It is important to understand whether the potential impact of pyrethroid resistance on malaria control can be mitigated by switching between different pyrethroids or whether cross-resistance within this insecticide class precludes this approach.
Anopheles mosquitoes are colonized by diverse microorganisms that may impact on host biology and vectorial capacity. Eukaryotic symbionts such as fungi have been isolated from Anopheles, but whether they are stably associated with mosquitoes and transmitted transstadially across mosquito life stages or to subsequent generations remains largely unexplored.
Resistance to pyrethroid insecticides is a major concern for malaria vector control. Pyrethroids target the voltage-gated sodium channel (VGSC), an essential compo nent of the mosquito nervous system. Substitutions in the amino acid sequence can inducing a resistance phenotype. We use whole-genome sequence data from phase 2 of the Anopheles gambiae 1000 Genomes Project (Ag1000G) to provide a comprehensive account of genetic variation in the Vgsc gene across 13 African countries. In addition to known resistance alleles, we describe 20 other non-synonymous nucleotide substitutions at appreciable population frequency, and map these variants onto a protein model to investigate the likelihood of a pyrethroid resistance phenotypes.
The Anopheles gambiae complex consists of multiple morphologically indistinguishable mosquito species including the most important vectors of the malaria parasite Plasmodium falciparum in sub-Saharan Africa. Nine cryptic species have been described so far within the complex. The ecological, immunological and reproductive differences among these species will critically impact population responses to disease control strategies and environmental changes. Here, we examine whole-genome sequencing data from a longitudinal study of putative A. coluzzii in western Burkina Faso. Surprisingly, many specimens are genetically divergent from A. coluzzii and all other Anopheles species and represent a new taxon, here designated Anopheles TENGRELA (AT).
Olfactory cues have been shown to have an important role in guiding gravid mosquito females to selected sites for egg laying. The objective of this study was to determine the influence of emanations from soil from a breeding site and the putative oviposition pheromone nonane on oviposition-site selection of natural populations of Anopheles gambiae sensu lato (s.l.) and Culex quinquefasciatus.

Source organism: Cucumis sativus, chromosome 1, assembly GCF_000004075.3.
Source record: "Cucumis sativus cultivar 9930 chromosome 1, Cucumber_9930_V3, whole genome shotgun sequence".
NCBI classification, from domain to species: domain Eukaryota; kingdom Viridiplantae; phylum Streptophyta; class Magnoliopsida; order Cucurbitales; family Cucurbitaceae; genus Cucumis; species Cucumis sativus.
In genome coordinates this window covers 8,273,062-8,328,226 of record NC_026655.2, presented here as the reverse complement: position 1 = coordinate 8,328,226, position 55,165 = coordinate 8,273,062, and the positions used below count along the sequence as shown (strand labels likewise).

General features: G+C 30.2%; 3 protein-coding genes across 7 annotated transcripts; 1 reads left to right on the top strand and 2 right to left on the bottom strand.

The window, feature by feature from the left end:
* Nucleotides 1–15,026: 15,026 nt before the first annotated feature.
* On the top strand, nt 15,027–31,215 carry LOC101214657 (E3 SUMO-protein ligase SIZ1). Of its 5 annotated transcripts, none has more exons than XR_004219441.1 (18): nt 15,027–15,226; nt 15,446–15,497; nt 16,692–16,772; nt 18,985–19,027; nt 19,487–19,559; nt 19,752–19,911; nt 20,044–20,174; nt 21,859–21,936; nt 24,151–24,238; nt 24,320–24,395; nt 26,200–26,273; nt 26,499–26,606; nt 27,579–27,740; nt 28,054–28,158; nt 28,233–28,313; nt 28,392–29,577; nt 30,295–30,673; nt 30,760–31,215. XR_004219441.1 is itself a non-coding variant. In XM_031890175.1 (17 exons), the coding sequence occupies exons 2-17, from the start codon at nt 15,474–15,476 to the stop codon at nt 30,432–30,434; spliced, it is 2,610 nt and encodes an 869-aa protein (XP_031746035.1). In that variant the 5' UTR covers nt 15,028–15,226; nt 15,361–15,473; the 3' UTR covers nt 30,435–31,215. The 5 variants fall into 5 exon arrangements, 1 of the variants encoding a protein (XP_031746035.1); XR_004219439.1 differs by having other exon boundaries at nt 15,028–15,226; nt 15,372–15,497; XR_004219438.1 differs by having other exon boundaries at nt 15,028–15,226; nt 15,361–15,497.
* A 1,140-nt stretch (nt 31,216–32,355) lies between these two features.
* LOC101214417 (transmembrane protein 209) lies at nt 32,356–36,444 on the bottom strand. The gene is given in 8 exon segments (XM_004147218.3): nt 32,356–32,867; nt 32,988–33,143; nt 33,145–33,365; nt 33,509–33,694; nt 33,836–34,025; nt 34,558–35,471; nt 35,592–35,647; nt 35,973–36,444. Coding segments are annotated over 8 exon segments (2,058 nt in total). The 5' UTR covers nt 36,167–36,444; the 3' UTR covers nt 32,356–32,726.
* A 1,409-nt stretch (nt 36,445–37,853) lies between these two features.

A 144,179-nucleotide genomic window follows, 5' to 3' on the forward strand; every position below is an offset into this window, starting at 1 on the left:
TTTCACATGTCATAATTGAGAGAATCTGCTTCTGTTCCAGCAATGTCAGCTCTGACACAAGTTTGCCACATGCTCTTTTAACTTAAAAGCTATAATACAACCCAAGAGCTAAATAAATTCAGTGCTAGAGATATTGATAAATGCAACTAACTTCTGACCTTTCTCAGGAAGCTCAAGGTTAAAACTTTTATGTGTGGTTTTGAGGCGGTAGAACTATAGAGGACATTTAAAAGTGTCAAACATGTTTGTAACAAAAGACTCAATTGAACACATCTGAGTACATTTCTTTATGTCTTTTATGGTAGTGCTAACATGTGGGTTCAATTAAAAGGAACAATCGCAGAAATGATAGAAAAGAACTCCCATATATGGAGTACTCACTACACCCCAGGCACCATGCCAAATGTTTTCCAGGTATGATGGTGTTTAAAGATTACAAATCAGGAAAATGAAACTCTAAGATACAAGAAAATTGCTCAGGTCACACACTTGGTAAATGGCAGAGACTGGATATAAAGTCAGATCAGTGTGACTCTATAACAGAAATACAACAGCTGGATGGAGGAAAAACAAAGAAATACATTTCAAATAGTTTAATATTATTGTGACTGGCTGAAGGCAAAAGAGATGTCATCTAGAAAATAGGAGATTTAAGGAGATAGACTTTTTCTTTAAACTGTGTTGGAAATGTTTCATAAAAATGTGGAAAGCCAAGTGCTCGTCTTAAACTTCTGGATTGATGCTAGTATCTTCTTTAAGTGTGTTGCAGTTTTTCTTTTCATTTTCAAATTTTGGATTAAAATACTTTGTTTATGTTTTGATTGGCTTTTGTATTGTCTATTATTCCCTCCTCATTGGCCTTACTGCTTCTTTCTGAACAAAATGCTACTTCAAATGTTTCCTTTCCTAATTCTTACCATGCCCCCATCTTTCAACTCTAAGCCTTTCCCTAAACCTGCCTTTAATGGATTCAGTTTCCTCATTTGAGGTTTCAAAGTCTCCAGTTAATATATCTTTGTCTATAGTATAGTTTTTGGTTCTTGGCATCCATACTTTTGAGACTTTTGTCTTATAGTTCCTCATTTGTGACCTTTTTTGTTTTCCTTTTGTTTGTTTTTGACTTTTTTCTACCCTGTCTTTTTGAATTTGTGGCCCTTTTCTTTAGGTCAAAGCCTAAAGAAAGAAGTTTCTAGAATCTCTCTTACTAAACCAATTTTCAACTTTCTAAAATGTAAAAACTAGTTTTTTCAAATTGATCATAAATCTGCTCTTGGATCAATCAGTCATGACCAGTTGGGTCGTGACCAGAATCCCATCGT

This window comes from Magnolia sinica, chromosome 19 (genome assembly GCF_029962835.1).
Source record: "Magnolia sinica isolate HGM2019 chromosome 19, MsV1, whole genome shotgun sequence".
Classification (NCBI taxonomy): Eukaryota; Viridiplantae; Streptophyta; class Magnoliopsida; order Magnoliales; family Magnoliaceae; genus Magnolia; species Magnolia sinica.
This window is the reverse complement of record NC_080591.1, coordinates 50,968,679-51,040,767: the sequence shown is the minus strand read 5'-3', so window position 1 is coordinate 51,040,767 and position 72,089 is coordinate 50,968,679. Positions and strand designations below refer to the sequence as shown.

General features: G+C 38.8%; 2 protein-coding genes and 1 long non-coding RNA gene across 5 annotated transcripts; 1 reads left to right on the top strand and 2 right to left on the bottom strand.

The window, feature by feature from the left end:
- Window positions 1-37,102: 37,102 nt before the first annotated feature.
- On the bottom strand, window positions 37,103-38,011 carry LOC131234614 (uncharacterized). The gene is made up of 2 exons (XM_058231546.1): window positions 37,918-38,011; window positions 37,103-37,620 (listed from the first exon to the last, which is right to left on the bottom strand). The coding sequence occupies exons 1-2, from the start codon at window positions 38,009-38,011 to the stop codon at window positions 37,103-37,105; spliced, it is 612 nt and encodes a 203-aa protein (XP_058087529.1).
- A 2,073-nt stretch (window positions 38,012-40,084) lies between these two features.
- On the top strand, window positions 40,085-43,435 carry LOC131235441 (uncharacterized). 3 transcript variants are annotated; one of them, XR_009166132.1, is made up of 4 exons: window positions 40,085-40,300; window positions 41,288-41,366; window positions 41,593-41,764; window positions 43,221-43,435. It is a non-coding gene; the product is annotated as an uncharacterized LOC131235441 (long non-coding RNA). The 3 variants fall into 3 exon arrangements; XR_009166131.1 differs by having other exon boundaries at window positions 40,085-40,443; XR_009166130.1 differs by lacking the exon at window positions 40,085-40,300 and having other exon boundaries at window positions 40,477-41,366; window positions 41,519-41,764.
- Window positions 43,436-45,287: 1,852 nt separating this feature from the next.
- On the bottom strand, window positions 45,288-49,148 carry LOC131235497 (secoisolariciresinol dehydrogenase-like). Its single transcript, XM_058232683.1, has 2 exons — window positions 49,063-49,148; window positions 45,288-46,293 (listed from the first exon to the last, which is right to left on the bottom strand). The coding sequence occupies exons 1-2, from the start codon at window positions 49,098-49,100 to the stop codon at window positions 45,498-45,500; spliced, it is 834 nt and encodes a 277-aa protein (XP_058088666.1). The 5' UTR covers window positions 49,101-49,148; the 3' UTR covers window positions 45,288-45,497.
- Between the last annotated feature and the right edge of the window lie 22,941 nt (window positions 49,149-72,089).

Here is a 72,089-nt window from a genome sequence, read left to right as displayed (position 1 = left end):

Many mosquito species, including the major malaria vector Anopheles gambiae, naturally undergo multiple reproductive cycles of blood feeding, egg development and egg laying in their lifespan. Such complex mosquito behavior is regularly overlooked when mosquitoes are experimentally infected with malaria parasites, limiting our ability to accurately describe potential effects on transmission.
In Mvoua, a village situated in a forested area of Cameroon, recent studies have reported high prevalence of Plasmodium falciparum infection among the population. In order to understand factors that can sustain such a high malaria transmission, we investigated the biology of Anopheles vectors and its susceptibility to insecticides, as well as long-lasting insecticidal net (LLIN) coverage, use and bio-efficacy.
Deep learning is a powerful approach for distinguishing classes of images, and there is a growing interest in applying these methods to delimit species, particularly in the identification of mosquito vectors. Visual identification of mosquito species is the foundation of mosquito-borne disease surveillance and management, but can be hindered by cryptic morphological variation in mosquito vector species complexes such as the malaria-transmitting Anopheles gambiae complex. We sought to apply Convolutional Neural Networks (CNNs) to images of mosquitoes as a proof-of-concept to determine the feasibility of automatic classification of mosquito sex, genus, species, and strains using whole-body, 2D images of mosquitoes.
Anopheles gambiae mosquitoes are the most important vectors of human malaria. The reproductive success of these mosquitoes relies on a single copulation event after which the majority of females become permanently refractory to further mating. This refractory behavior is at least partially mediated by the male-synthetized steroid hormone 20-hydroxyecdysone (20E), which is packaged together with other seminal secretions into a gelatinous mating plug and transferred to the female atrium during mating.
Pyrethroid-treated mosquito nets are currently the mainstay of vector control in Côte d’Ivoire. However, resistance to pyrethroids has been reported across the country, limiting options for insecticide resistance management due to the paucity of alternative insecticides. Two types of insecticide-treated nets (ITNs), ITNs with pyrethroids and the synergist piperonyl butoxide (PBO), and Interceptor®G2 nets, a net treated with a combination of chlorfenapyr and alpha-cypermethrin, are believed to help in the control of pyrethroid-resistant mosquitoes.